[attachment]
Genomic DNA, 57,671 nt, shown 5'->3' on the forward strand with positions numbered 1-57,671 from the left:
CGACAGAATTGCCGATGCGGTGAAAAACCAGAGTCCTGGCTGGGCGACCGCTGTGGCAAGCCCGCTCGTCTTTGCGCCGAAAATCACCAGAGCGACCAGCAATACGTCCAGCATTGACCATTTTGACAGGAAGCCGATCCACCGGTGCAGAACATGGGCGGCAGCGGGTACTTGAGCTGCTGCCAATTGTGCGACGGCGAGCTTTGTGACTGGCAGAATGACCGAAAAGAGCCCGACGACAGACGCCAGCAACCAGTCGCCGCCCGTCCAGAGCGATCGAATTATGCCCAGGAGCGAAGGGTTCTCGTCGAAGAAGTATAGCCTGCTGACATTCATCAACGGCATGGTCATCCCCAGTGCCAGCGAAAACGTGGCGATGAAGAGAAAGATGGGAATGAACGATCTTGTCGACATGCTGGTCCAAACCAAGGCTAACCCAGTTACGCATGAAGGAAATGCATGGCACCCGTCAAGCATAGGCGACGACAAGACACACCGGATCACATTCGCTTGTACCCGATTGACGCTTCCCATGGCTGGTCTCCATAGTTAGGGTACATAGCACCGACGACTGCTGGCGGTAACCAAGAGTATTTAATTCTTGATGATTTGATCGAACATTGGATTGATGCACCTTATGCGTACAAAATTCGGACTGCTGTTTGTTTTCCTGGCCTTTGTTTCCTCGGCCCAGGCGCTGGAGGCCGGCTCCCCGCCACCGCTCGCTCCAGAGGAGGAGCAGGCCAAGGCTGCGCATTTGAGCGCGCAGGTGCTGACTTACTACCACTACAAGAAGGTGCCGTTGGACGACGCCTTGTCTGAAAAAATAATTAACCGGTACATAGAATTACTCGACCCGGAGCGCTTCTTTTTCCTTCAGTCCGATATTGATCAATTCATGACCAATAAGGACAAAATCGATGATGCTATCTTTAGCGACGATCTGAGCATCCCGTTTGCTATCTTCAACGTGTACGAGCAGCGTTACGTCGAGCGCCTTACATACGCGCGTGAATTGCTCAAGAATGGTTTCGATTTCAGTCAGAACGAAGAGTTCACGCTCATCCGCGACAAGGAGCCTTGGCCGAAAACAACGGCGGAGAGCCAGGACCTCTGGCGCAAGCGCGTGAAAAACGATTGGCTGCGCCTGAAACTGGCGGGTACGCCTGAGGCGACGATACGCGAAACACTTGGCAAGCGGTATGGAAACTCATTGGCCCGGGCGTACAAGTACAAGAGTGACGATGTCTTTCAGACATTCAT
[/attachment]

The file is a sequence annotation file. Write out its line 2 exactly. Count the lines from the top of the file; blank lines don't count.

CGACAGAATTGCCGATGCGGTGAAAAACCAGAGTCCTGGCTGGGCGACCGCTGTGGCAAGCCCGCTCGTCTTTGCGCCGAAAATCACCAGAGCGACCAGCAATACGTCCAGCATTGACCATTTTGACAGGAAGCCGATCCACCGGTGCAGAACATGGGCGGCAGCGGGTACTTGAGCTGCTGCCAATTGTGCGACGGCGAGCTTTGTGACTGGCAGAATGACCGAAAAGAGCCCGACGACAGACGCCAGCAACCAGTCGCCGCCCGTCCAGAGCGATCGAATTATGCCCAGGAGCGAAGGGTTCTCGTCGAAGAAGTATAGCCTGCTGACATTCATCAACGGCATGGTCATCCCCAGTGCCAGCGAAAACGTGGCGATGAAGAGAAAGATGGGAATGAACGATCTTGTCGACATGCTGGTCCAAACCAAGGCTAACCCAGTTACGCATGAAGGAAATGCATGGCACCCGTCAAGCATAGGCGACGACAAGACACACCGGATCACATTCGCTTGTACCCGATTGACGCTTCCCATGGCTGGTCTCCATAGTTAGGGTACATAGCACCGACGACTGCTGGCGGTAACCAAGAGTATTTAATTCTTGATGATTTGATCGAACATTGGATTGATGCACCTTATGCGTACAAAATTCGGACTGCTGTTTGTTTTCCTGGCCTTTGTTTCCTCGGCCCAGGCGCTGGAGGCCGGCTCCCCGCCACCGCTCGCTCCAGAGGAGGAGCAGGCCAAGGCTGCGCATTTGAGCGCGCAGGTGCTGACTTACTACCACTACAAGAAGGTGCCGTTGGACGACGCCTTGTCTGAAAAAATAATTAACCGGTACATAGAATTACTCGACCCGGAGCGCTTCTTTTTCCTTCAGTCCGATATTGATCAATTCATGACCAATAAGGACAAAATCGATGATGCTATCTTTAGCGACGATCTGAGCATCCCGTTTGCTATCTTCAACGTGTACGAGCAGCGTTACGTCGAGCGCCTTACATACGCGCGTGAATTGCTCAAGAATGGTTTCGATTTCAGTCAGAACGAAGAGTTCACGCTCATCCGCGACAAGGAGCCTTGGCCGAAAACAACGGCGGAGAGCCAGGACCTCTGGCGCAAGCGCGTGAAAAACGATTGGCTGCGCCTGAAACTGGCGGGTACGCCTGAGGCGACGATACGCGAAACACTTGGCAAGCGGTATGGAAACTCATTGGCCCGGGCGTACAAGTACAAGAGTGACGATGTCTTTCAGACATTCAT